Iraq, still fighting Islamic State on multiple fronts, now faces a political crisis this month with Abadi under pressure to reshuffle his government in order to dismantle patronage networks that enable graft or step down.
Efforts to repair the 3.5 km (2.2 mile)-long hydroelectric dam -- which lies about 48 km (30 miles) northwest of the city of Mosul -- have been handicapped by Iraq's chaotic security situation; political divisions in Baghdad; years of previous warnings that did not prove correct; and a cultural divide, U.S. and Iraqi officials and analysts have said.
Fears in Washington that Iraqi forces might blow up the dam during the 2003 U.S.-led invasion resurfaced in 2014 when Islamic State briefly captured it before being pushed off by coalition air strikes and Kurdish peshmerga fighters.
Some Iraqi officials suggested the United States is exaggerating the risk to shift blame for any collapse to Islamic State after, they say, Washington failed to find a permanent solution in the decade that U.S. forces occupied the country.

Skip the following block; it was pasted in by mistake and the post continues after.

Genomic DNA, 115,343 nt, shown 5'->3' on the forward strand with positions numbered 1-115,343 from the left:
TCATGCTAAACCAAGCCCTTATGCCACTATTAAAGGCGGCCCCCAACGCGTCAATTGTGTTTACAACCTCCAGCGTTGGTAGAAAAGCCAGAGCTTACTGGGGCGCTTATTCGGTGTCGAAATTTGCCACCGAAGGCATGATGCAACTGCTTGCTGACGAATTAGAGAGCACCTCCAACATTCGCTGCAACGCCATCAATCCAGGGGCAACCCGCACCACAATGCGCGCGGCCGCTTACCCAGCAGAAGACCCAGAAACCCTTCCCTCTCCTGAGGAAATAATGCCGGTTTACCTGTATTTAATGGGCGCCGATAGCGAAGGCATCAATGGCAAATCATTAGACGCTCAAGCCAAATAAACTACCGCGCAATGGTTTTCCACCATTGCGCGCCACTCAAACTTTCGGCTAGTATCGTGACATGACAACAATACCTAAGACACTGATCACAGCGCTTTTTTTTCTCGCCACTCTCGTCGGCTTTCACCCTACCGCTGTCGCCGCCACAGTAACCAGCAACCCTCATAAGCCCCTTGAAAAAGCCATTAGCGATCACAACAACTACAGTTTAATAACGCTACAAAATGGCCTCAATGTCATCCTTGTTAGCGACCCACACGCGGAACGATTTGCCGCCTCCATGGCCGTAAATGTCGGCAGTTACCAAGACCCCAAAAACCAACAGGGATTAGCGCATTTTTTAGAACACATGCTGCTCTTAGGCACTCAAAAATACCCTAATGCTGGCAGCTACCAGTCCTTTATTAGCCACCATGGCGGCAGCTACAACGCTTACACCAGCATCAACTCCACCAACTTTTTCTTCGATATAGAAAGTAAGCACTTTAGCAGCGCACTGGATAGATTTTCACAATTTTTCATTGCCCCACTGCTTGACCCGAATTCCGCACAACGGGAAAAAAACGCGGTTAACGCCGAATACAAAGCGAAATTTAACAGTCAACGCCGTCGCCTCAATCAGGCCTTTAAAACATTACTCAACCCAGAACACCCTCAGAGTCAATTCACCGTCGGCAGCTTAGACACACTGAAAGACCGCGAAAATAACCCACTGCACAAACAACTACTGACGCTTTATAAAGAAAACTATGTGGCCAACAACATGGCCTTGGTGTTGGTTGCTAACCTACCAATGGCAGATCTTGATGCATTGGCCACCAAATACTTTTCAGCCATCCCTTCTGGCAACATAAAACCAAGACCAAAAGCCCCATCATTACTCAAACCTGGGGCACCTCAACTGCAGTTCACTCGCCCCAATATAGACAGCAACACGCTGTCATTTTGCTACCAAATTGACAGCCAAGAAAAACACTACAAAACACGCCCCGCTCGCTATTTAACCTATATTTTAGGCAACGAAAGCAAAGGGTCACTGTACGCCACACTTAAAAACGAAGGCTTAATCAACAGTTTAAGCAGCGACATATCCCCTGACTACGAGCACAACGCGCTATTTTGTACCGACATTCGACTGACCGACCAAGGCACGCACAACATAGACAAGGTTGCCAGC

After several months of coverage in local media, the prime minister's office made its most comprehensive public comments about the dam in late February.
In a statement posted on his website, Abadi gave an overview of the dam's condition and his government's plans to repair it.
He described a possible scenario of a dam collapse which would see a 15-meter (50-foot) wave submerge parts of Mosul within four hours. Water would hit the city of Tikrit the following day and by the fourth day a 10-meter wave would reach the capital Baghdad, he said.
The only guidance to civilians was to move around six kilometres away from the river. "I don't think it will be more than that," the government source said. "The aim was to say, 'At least we put it out on public record somewhere'."
(Additional reporting by Warren Strobel in Washington; Writing by Stephen Kalin, editing by Peter Millership)
This story has not been edited by Firstpost staff and is generated by auto-feed.